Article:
As well as the monstrous masterpiece that is Naked Lunch, William Burroughs is perhaps also best remembered for championing the experimental technique of the ‘cut-ups’ – what appears to be at first glance the almost ludicrously simple idea of introducing collage techniques into writing. Collage, in all its various forms, may very well be the pre-eminent creative breakthrough of the 20th century: for better or worse, such techniques probably more accurately mirror the way the world is experienced by most people in an increasingly accelerated, fragmentary, and seemingly random datascape. Sampling, montage, collage: these methods really do come closer to representing or expressing what the facts of perception are for most of us in this post-technological, post-modernist, information overload. As William Burroughs put it again and again throughout his career:
As soon as you walk down the street… or look out the window, turn a page, turn on the TV – your awareness is being cut: that sign in the shop window, that car passing by, the sound of the radio… Life IS a cut-up.
Almost from the beginning, there was another aspect to the cut-ups acknowledged just as emphatically: they had the potential to be oracular. To William Burroughs, who would undoubtedly become the greatest champion of the technique, they introduced an element of randomness and also of Time: as he would later put it, whereas the basis of fiction was “once upon a time” – with the cut-ups it was “once in future time.”
Among Burroughs’ earliest cut-ups were phrases that meant nothing at the time, but in hindsight took on an eerie prescience. This was like the seemingly arbitrary content of dreams, which lead Burroughs to speculate:
Perhaps events are pre-written and pre-recorded and when you cut word lines the future leaks out.
In Here to Go: Planet R101, Brion Gysin described how Burroughs would work with the material – and I think his choice of words is instructive:
On the wall hangs a nest of three wire-trays for correspondence which I gave him to sort out his cut-up pages. Later, this proliferated into a maze of filing cases filling a room with manuscripts cross-referenced in a way only Burroughs could work his way through, more by magic dowsing than by any logical system. How could there be any? This was a magic practice he was up to, surprising the very springs of creative imagination at their source.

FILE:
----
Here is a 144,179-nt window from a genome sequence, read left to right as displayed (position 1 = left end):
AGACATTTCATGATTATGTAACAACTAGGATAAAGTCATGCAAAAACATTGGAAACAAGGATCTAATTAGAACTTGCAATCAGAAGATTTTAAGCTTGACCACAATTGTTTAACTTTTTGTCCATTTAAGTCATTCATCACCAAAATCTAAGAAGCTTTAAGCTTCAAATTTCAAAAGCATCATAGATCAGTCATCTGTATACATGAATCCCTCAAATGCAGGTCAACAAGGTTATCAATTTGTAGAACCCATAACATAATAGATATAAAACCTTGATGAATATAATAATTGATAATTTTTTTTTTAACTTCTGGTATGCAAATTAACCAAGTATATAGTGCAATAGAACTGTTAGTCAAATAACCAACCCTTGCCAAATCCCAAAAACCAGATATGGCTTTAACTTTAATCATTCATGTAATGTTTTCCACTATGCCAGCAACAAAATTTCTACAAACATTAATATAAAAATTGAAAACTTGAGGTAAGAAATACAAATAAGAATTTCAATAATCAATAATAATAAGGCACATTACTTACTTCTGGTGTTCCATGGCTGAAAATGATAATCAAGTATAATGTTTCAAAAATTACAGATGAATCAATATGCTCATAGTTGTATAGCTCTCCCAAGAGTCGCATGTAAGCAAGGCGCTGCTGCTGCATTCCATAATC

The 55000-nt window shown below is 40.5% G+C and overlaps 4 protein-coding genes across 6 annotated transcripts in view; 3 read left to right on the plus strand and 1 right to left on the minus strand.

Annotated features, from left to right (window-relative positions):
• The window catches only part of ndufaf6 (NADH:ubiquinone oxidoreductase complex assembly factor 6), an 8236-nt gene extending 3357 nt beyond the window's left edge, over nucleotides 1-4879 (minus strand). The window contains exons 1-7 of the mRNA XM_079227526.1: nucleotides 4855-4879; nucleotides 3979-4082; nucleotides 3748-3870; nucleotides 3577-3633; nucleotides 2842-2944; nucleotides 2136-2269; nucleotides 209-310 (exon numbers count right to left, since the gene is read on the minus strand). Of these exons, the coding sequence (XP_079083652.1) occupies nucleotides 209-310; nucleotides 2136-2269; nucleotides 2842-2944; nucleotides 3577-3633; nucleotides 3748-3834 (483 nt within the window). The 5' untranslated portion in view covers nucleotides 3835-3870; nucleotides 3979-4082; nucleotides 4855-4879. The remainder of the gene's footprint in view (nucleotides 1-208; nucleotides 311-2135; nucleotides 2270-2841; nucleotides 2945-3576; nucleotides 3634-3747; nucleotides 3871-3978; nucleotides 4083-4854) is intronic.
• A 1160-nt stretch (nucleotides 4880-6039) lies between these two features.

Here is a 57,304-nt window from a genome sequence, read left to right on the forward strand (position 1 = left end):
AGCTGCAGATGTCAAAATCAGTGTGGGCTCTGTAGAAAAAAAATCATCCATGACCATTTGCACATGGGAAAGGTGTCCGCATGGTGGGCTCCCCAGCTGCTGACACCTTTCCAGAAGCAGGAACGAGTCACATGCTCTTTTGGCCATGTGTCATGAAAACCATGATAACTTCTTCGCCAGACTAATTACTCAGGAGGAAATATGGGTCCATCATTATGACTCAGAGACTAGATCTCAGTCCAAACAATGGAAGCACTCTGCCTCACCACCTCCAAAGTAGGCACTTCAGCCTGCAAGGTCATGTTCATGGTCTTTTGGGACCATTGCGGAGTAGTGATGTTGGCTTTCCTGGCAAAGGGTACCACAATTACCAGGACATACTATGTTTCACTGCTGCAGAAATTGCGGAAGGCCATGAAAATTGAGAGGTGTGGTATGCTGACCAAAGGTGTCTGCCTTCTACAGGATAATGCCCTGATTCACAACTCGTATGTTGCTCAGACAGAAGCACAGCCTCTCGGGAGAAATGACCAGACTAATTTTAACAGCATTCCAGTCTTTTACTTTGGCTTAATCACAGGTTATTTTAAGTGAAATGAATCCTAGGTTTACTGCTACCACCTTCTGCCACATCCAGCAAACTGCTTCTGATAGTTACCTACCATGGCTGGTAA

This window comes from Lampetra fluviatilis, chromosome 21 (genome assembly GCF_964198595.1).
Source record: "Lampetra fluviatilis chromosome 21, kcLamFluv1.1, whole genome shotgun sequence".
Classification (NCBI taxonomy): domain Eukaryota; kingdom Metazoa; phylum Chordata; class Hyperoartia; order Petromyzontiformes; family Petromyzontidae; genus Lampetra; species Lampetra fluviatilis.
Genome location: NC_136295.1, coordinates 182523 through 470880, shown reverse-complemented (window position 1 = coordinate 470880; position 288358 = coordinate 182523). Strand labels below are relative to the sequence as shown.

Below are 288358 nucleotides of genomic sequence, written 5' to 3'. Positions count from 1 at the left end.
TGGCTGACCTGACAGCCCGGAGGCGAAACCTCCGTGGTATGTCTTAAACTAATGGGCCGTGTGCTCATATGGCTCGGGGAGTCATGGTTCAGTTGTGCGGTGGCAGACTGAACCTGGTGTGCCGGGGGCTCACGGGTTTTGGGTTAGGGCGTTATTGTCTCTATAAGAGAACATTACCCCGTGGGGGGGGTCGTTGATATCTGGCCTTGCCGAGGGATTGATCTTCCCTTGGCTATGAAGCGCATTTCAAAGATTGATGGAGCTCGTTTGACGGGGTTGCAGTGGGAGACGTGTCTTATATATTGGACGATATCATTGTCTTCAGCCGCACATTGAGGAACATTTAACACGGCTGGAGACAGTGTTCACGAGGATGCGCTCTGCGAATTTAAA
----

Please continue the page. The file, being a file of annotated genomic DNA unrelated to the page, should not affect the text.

The cut-ups would get a more public airing when UK publisher John Calder arranged for Burroughs to appear at the Edinburgh Conference in August 1962. After Burroughs stole the show with his presentation of an attempted “new mythology for the Space Age” – and an explanation of the innovative techniques that had made it possible, the cut-ups and their further extension in the newly-developed fold-in – a curious comparison was made by Stephen Spender, who queried the analogy between science and writing:
It sounds to me like a rather medieval form of magic rather than modern science.
It is in fact informative to compare this with a statement Burroughs made himself, in which his comparison of cut-ups with mediumship is explicit:
Cut ups often come through as code messages with special meaning for the cutter. Table tapping? Perhaps.
Experiments in Magic – Subverting Control
It is to be remembered that the atmosphere around Burroughs and Gysin in those early days at the Beat Hotel at 9 Rue Gît-le-Cœur in the Latin Quarter of Paris was steeped in the occult, with daily experiments in mirror-gazing, scrying, trance and telepathy, all fuelled by a variety of mind-altering drugs. It is not surprising to think they may have considered these new developments in such terms.
Burroughs, for all his Harvard education and intellect, also possessed a worldview that was informed – you might even say overshadowed – by a fear and fascination with the supernatural that had been shaped in childhood, and stayed with him ever since. His first biographer, Ted Morgan, states in Literary Outlaw that the single most important thing about Burroughs was his belief in what he referred to as “the Magical Universe.” Gysin himself was naturally inclined to intrigue and mystery, and come back from Morocco full of tales of black magic, curses and possession. Burroughs was an all-too-eager audience for the spellbinding storyteller. He felt his own travels in exotic parts had opened his eyes to a Bigger Picture:
Now anyone who has lived for any time in countries like Morocco where magic is widely practiced has probably seen a curse work. I have.
When Gysin, allegedly in trance, told Burroughs, “The Ugly Spirit shot Joan because…,” he thought he had the answer that no amount of psychoanalysis or self-examination had been able to provide: the unforgiveable slip that caused the death of his common-law wife, Joan Vollmer, come about because he was literally possessed by an evil spirit. This was indeed a War Universe, and Brion had identified The Enemy. If the Word was indeed the basic mechanism or unit of Control – the ‘virus’ by which Control or the Ugly Spirit exerted its malevolent influence – then surely a real understanding of the Word, what words are and what can be done with them – was essential.